For most visitors to Melaka (Malacca), the day only begins after lunch (if you have not done so, check out my review on Peranakan Food in Melaka) having spent the morning travelling to the small city. Here is my half day itinerary that you may consider adopting as your own or incorporating into your own itinerary for your next visit to the historic city of Melaka.
Melaka is a state in Malaysia located in the southern region of the Malay Peninsula, next to the Strait of Malacca. Historically, the city had at different points in time played an important part in maritime trade being both a trade hub and also a military base for colonial powers.
As early as the 1400s, the importance of Melaka as a sea port was recognised by the Chinese with the Admiral Zheng He setting up a depot in the region to help facilitate trade. Then came the Portuguese in 1511. The Portuguese were then defeated by the Dutch in 1641. Between 1641 and 1798, the Dutch ruled over Melaka but did not develop the city into a trading centre preferring to focus instead on its regional capital at Batavia (Now Indonesia’s Jakarta). It was during this period that a majority of the historic sites in Melaka were built: The Portuguese’s A Famosa (Portuguese for “The Famous”), St Paul’s Church and also the nearby Stadthuys.
As the Emperor’s eagles marched across Europe, the Dutch passed its colonial holdings to Great Britain for safekeeping. Britain concerned with returning such fortifications back to the Dutch upon the defeat of Napoleon, sought the destruction of the fortifications prior to any return. A Famosa was as a consequence demolished with the stones being shipped to the nearby cities of Penang and Singapore for the construction of Fort Canning and Fort Cornwallis. It was only by the intervention of Sir Stamford Raffles that the gatehouse (Porta de Santiago) of A Famosa was spared.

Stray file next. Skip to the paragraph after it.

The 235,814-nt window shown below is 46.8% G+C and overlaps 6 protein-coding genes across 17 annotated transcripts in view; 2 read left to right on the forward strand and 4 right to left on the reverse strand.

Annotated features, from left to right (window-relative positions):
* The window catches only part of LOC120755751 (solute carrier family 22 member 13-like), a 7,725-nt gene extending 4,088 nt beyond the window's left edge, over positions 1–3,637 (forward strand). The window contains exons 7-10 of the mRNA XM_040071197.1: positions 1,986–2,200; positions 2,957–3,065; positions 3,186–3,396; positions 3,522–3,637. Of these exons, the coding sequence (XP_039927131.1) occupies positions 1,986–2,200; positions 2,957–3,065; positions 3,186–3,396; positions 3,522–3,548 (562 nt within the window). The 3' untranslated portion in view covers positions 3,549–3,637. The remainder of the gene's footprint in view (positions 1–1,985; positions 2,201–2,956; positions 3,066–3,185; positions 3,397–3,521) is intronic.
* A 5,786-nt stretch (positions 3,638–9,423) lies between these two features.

Today, these historical sites make excellent attractions providing their visitors a glimpse into a different Melaka under Dutch rule.
As explained in my other posts on Melaka, the best option would be to either Uber or Grab your way to the intended destination. You can either put the location as being A Famosa (being the old Portuguese Fortress) or if you fancy a cool drink first visit the Megamall beside the fort.
A Famosa: Porta de Santiago
Either option will eventually see you being right outside the only remaining structure of the old Fortress: Porta de Santiago. The old gatehouse makes a good photo taking spot:
Interesting trivia here includes the date “Anno 1670” which refers to the year the Dutch renovated the fort after having driven the Portuguese out years before.
St Paul’s Church
Moving past the gatehouse you will approach a short hill with stairs going up the gentle slope. The stairs lead you to the old ruins of St Paul’s Church. And beside those stairs are display boards explaining the history behind this hill and also its links to both the Portuguese and the Dutch.
Built by the Portuguese in 1521, St Paul’s Church was converted into a reformed church by the Dutch around 1641 before being used an ammunition depot by the British. The church is now a ruin with only the walls remaining.
But within those walls are tombstones left over by the Portuguese and the Dutch. While most are not in English, there are some tombstones with English translations on top of them and these provide interesting snippets into that dead person’s life. I found it fascinating to read bit and pieces where reference was made to the person living and dying a “free man” and wondered to myself why “freedom” is more important than anything else that dead man had accomplished during his time on this earth.
Walking back down the slope and passing through the gatehouse, you should then turn right. 600m away and around a corner, is the Dutch Square and the Stadthuys.
The Stadthuys was built in the mid 1600s between 1641 and 1660 and may be one of the oldest Dutch building in the East displaying all the common features of the Dutch colonial architecture which includes substantial solid doors and louvered windows. Beside the Stadthuys is Christ Church built in 1753. Along this street, you will find many small stalls selling souvenirs.
Close by is another historical site: Queen Victoria’s Fountain. Although British built, the fountain complements and adds to the beautiful architecture surrounding it.
While you are there, why not consider having a cendol by the river opposite the fountain or have a whole watermelon to yourself? I went with a watermelon and the stall owner made a small cut into the melon before inserting some kind of blender gadget into the fruit. What resulted was refreshing watermelon juice served in its own shell.
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